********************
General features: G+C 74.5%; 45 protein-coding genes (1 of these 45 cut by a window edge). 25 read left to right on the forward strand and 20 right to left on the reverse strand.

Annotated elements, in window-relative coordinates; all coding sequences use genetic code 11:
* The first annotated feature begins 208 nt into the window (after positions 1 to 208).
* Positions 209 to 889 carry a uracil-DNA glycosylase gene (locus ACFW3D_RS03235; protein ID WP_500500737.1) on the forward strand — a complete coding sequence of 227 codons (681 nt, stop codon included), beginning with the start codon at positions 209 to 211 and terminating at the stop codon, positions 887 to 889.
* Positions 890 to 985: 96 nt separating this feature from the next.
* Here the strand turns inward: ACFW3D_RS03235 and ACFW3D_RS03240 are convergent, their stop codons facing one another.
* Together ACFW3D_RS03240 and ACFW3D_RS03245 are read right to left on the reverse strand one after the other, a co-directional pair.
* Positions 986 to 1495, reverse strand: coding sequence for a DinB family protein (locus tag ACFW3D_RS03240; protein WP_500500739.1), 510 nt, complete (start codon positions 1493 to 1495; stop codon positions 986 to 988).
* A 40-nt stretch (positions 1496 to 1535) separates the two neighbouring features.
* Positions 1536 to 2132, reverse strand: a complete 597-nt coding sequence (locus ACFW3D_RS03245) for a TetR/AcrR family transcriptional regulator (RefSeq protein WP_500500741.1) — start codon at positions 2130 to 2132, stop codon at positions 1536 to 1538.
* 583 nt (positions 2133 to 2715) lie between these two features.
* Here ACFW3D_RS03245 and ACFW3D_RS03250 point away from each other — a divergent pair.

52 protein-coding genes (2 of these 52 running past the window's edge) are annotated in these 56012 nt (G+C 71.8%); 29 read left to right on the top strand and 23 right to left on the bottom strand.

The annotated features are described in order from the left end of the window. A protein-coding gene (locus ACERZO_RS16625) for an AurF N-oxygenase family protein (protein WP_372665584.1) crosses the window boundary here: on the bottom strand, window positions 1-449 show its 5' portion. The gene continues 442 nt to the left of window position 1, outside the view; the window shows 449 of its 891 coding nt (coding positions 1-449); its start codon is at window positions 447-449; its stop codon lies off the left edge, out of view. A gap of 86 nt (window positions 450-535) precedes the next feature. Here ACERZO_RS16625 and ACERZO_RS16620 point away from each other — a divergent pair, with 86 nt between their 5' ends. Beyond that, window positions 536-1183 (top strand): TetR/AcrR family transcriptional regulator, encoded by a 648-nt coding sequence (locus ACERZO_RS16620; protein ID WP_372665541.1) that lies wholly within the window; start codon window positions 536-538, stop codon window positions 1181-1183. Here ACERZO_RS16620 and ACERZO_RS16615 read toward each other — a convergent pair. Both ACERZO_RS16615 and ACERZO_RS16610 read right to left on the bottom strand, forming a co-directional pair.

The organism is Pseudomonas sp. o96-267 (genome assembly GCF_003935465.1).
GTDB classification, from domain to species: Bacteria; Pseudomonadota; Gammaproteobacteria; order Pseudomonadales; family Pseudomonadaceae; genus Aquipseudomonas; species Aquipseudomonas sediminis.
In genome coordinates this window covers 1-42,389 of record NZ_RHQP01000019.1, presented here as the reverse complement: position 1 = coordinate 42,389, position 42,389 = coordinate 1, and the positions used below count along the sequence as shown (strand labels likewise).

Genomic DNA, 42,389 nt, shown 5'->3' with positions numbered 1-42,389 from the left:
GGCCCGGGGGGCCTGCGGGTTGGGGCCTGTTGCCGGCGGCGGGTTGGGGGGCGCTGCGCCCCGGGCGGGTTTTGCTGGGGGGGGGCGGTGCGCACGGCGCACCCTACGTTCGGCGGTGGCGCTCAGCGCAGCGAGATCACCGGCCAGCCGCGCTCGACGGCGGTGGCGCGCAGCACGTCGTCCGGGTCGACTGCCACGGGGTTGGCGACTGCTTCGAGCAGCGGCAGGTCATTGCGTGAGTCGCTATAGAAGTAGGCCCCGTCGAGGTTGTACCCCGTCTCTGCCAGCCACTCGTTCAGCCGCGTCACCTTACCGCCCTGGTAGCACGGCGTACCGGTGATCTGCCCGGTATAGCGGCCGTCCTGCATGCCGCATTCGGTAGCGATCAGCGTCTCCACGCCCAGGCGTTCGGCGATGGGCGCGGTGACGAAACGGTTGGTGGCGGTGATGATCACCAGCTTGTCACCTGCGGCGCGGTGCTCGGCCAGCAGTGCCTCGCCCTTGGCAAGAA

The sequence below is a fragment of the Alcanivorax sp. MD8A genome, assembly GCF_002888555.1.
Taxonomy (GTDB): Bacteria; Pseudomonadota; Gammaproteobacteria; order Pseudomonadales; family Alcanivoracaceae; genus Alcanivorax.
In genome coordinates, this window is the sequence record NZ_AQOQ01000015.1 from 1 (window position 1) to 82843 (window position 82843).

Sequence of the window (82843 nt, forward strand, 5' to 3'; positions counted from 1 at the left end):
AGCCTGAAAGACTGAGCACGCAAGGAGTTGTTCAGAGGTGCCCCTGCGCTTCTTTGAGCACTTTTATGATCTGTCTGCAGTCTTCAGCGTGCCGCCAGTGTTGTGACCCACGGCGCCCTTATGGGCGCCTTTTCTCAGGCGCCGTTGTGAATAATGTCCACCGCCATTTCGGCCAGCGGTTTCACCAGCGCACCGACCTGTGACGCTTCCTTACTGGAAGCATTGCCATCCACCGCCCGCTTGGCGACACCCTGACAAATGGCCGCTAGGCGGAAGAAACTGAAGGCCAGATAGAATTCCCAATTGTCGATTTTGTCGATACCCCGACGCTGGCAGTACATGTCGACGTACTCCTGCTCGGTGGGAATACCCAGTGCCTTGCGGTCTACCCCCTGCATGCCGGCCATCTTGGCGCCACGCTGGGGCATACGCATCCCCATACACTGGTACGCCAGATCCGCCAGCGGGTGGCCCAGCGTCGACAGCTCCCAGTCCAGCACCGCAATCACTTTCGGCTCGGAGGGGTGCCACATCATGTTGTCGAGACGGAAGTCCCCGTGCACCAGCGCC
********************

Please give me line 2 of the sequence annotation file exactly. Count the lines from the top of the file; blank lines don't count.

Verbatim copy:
Annotated elements, in window-relative coordinates; all coding sequences use genetic code 11: